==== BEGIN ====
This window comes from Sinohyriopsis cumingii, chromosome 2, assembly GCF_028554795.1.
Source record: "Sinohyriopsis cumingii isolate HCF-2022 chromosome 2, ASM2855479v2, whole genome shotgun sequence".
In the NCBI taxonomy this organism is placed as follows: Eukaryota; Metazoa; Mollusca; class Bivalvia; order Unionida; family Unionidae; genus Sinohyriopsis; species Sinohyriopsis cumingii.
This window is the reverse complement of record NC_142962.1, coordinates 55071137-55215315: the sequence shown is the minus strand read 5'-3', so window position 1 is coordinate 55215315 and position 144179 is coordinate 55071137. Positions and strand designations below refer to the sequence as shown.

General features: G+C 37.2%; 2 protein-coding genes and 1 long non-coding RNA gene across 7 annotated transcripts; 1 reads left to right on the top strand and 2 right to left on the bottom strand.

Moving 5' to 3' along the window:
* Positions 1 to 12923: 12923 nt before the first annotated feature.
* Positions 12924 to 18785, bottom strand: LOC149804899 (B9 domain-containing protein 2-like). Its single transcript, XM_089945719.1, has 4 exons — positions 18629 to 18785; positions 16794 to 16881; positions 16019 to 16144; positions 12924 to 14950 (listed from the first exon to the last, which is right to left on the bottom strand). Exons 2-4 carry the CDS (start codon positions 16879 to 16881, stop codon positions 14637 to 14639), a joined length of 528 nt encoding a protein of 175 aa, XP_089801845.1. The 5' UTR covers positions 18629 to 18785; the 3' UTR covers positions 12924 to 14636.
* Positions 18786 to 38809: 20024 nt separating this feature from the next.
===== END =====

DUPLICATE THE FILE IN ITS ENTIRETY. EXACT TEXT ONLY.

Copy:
This window comes from Sinohyriopsis cumingii, chromosome 2, assembly GCF_028554795.1.
Source record: "Sinohyriopsis cumingii isolate HCF-2022 chromosome 2, ASM2855479v2, whole genome shotgun sequence".
In the NCBI taxonomy this organism is placed as follows: Eukaryota; Metazoa; Mollusca; class Bivalvia; order Unionida; family Unionidae; genus Sinohyriopsis; species Sinohyriopsis cumingii.
This window is the reverse complement of record NC_142962.1, coordinates 55071137-55215315: the sequence shown is the minus strand read 5'-3', so window position 1 is coordinate 55215315 and position 144179 is coordinate 55071137. Positions and strand designations below refer to the sequence as shown.

General features: G+C 37.2%; 2 protein-coding genes and 1 long non-coding RNA gene across 7 annotated transcripts; 1 reads left to right on the top strand and 2 right to left on the bottom strand.

Moving 5' to 3' along the window:
* Positions 1 to 12923: 12923 nt before the first annotated feature.
* Positions 12924 to 18785, bottom strand: LOC149804899 (B9 domain-containing protein 2-like). Its single transcript, XM_089945719.1, has 4 exons — positions 18629 to 18785; positions 16794 to 16881; positions 16019 to 16144; positions 12924 to 14950 (listed from the first exon to the last, which is right to left on the bottom strand). Exons 2-4 carry the CDS (start codon positions 16879 to 16881, stop codon positions 14637 to 14639), a joined length of 528 nt encoding a protein of 175 aa, XP_089801845.1. The 5' UTR covers positions 18629 to 18785; the 3' UTR covers positions 12924 to 14636.
* Positions 18786 to 38809: 20024 nt separating this feature from the next.